Back-lists offer a potential “pool of resources…to mined based on movements and trends in [the] mercurial marketplace” of digital publishing. That’s how Ed Nawotka, editor-in-chief of Publishing Perspectives, put it in his introductory remarks at the “Monetizing the Backlist” conference in New York City yesterday. The trick for publishers — and the focus of the day’s talks and panel discussions — is turning those resources into revenue.
Experts from across the digital publishing community suggested a number of methods for doing that successfully. Here are three that stood out.
1. Free samples: “The way to make money off of your back-list titles is giving people free samples,” said Amanda Mecke, ebook rights and contracts specialist at unglue.it. “You used to be able to sample an entire book in a bookstore when you stood there and flipped through it.”
Not only can replicating that experience for digital content keep readers engaged, it can help them discover things they otherwise might not. According to Mecke, that’s especially true when it comes to back-list titles.
2. Look at the numbers: Publishers eagerly devour all the metrics they can get on best-selling and front-list titles–more often than not, they’re still left hungryfor more. The same data-based approach can be taken with back-list books. Neil Baptista, CEO of the discovery platform Riffle, suggests looking closely at the available information to identify “latent demand for a title, then [to] unlock that demand with a price incentive.”
The results of such investigations can sometimes be unexpected. Baptista admitted he was startled to learn that there was an apparently disproportionate demand within the thriller and crime fiction category for Mario Puzo’s The Sicilian long after its original publication. But, given a special price promotion, the book sold briskly all over again.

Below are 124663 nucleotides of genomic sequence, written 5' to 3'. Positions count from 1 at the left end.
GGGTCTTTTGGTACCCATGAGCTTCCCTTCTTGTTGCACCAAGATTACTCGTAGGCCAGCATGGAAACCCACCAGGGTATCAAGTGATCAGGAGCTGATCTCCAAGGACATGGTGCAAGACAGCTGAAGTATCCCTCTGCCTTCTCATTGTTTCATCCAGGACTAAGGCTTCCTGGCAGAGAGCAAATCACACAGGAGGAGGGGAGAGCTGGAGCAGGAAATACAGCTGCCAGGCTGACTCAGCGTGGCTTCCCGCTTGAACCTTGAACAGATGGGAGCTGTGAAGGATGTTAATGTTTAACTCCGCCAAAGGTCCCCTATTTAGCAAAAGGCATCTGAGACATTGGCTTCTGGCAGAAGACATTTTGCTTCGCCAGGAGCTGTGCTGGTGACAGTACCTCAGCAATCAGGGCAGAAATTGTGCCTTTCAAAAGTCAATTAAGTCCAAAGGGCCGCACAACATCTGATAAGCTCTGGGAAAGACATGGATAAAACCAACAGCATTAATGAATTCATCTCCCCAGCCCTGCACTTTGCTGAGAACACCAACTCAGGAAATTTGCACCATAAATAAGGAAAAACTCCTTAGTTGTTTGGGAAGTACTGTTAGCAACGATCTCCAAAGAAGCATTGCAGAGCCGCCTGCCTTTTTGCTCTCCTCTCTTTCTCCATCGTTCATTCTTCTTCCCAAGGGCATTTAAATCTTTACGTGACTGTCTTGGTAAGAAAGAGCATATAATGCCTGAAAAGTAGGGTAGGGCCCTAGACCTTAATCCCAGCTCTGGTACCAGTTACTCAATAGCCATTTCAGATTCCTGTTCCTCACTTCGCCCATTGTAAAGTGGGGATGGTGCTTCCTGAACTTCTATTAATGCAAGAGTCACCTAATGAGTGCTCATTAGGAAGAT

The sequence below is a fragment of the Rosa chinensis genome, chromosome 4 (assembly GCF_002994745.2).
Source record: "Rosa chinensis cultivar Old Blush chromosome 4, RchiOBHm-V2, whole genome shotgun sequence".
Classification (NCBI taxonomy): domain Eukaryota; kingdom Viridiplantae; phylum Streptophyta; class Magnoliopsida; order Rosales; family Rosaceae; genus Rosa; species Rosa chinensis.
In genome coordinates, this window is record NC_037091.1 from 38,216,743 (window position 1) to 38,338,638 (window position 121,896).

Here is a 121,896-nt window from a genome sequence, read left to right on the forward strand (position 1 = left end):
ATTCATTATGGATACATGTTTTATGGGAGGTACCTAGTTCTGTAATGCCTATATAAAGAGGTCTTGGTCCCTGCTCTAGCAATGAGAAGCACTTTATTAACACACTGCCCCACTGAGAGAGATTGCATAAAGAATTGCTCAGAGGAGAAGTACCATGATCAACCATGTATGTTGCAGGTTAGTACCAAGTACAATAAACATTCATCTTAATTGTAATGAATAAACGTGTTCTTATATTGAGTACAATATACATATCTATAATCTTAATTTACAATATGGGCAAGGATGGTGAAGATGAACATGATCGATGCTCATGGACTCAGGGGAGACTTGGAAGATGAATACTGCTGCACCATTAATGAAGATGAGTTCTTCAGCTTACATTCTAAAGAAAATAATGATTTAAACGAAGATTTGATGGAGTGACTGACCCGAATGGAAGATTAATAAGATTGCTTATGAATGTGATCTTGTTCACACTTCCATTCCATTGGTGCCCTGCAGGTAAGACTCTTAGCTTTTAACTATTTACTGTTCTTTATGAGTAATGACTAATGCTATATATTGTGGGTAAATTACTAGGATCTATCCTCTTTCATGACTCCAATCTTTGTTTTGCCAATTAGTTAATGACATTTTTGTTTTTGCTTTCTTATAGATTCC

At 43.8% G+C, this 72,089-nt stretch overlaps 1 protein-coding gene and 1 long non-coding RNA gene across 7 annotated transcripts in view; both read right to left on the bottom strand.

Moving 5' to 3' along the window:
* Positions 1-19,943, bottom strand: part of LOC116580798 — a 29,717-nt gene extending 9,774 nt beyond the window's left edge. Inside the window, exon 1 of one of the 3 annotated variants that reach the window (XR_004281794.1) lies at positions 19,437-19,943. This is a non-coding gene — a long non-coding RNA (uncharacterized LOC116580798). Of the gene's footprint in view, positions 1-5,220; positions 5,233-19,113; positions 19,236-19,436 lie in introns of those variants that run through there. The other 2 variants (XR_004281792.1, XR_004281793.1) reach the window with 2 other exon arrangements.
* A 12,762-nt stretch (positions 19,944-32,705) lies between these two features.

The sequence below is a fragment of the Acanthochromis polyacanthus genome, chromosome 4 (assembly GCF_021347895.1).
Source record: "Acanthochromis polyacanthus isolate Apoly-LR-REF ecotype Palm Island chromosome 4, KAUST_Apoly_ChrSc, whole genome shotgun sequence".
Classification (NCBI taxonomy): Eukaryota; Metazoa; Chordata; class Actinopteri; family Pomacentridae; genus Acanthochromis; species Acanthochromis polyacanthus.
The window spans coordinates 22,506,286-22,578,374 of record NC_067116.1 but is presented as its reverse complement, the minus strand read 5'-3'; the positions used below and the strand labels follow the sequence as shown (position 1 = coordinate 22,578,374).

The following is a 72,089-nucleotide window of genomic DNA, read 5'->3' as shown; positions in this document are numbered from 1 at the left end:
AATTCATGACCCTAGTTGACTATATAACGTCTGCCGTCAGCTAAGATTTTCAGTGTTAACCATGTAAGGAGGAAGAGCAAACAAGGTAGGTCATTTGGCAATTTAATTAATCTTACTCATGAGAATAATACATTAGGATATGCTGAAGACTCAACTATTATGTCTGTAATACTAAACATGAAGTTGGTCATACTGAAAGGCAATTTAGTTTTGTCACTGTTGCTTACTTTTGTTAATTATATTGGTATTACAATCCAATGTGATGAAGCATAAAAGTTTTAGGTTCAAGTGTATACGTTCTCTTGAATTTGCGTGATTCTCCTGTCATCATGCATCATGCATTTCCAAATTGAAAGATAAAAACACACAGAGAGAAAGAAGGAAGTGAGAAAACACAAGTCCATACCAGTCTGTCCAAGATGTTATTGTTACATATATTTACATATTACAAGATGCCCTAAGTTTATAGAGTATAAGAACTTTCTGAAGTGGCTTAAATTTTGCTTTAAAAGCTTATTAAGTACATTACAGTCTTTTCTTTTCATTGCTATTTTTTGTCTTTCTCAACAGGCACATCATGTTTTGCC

3. Keep it in perspective: Corey Pressman, president of Exprima Media, put it this way: the front-list is the portion of the human population consisting of celebrities, and the back-list is everyone else. That tiny sliver gets a lot more attention and always will, but it’s still a tiny sliver.
Much the way the digital technologies made it possible for regular folks to raise their profiles and attract an audience, digital publishing–through many of those same technologies–can lift back-list content out of obscurity. And since there’s just so much of it out there, a little boost in a lot of places can make a big difference.
In support of that point of view, Sherisse Hawkins, co-founder and CEO of Beneath the Ink, remarked, “There’s a magical aspect [to] rediscovering something…an emotional connection” that’s absent from the first-time encounter publishers strive to create for readers with their front-list titles. The term “back-list” doesn’t do justice to that special feeling, but it’s one publishers should promote with equal enthusiasm.